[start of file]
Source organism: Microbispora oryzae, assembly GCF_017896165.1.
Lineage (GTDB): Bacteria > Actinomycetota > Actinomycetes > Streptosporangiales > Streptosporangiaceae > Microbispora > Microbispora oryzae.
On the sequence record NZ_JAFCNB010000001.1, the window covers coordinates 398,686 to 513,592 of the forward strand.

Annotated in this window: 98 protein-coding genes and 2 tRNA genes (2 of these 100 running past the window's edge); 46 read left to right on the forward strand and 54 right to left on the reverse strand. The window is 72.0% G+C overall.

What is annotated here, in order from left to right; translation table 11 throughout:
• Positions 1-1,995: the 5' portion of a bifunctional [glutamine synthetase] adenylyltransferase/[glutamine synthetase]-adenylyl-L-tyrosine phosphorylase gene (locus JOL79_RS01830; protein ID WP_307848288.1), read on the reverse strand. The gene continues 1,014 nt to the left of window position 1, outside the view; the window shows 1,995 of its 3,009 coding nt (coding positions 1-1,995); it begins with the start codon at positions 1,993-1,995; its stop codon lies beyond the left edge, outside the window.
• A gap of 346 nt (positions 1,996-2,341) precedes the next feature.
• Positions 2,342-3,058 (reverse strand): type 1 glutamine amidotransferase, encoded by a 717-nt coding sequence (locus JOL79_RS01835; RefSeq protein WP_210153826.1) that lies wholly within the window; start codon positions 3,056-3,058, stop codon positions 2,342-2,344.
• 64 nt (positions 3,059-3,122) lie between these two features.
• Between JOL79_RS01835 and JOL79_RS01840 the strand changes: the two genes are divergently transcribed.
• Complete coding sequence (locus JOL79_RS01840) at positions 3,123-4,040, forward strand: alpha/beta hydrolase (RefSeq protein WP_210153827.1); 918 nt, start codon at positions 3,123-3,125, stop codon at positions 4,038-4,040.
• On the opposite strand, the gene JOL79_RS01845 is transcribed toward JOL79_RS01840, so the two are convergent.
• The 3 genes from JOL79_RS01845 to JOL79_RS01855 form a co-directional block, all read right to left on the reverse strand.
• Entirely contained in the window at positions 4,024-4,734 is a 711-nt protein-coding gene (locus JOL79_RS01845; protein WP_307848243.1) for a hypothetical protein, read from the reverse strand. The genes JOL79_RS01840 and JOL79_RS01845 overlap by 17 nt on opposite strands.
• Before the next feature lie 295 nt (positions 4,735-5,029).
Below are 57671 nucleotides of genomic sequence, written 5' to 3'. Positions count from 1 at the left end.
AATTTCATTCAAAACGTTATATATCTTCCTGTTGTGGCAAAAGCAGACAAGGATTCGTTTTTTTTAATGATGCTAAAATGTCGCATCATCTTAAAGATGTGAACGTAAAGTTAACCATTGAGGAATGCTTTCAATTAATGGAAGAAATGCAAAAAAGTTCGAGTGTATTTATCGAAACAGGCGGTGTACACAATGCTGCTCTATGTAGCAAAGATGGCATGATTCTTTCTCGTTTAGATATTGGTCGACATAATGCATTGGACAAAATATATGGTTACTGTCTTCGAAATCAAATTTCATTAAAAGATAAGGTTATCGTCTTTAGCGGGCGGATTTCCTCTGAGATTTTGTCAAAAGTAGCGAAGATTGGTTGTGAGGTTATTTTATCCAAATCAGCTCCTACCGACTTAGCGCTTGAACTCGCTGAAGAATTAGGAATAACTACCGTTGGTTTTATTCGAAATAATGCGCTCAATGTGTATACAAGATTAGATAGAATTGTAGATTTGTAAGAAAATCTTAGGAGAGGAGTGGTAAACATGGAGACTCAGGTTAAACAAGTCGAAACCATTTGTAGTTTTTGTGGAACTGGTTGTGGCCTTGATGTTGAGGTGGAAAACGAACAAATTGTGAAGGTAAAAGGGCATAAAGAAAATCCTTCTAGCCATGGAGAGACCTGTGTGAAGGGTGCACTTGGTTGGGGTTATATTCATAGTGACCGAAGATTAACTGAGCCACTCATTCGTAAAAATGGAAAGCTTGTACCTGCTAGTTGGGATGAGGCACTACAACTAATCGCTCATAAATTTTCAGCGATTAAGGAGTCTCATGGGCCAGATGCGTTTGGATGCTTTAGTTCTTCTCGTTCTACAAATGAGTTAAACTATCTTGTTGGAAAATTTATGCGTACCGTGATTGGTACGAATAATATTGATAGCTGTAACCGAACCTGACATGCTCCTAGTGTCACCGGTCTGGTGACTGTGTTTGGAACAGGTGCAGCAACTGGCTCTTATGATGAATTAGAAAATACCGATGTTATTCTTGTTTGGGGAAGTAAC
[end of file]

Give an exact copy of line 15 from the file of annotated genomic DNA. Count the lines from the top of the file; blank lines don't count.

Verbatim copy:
• Before the next feature lie 295 nt (positions 4,735-5,029).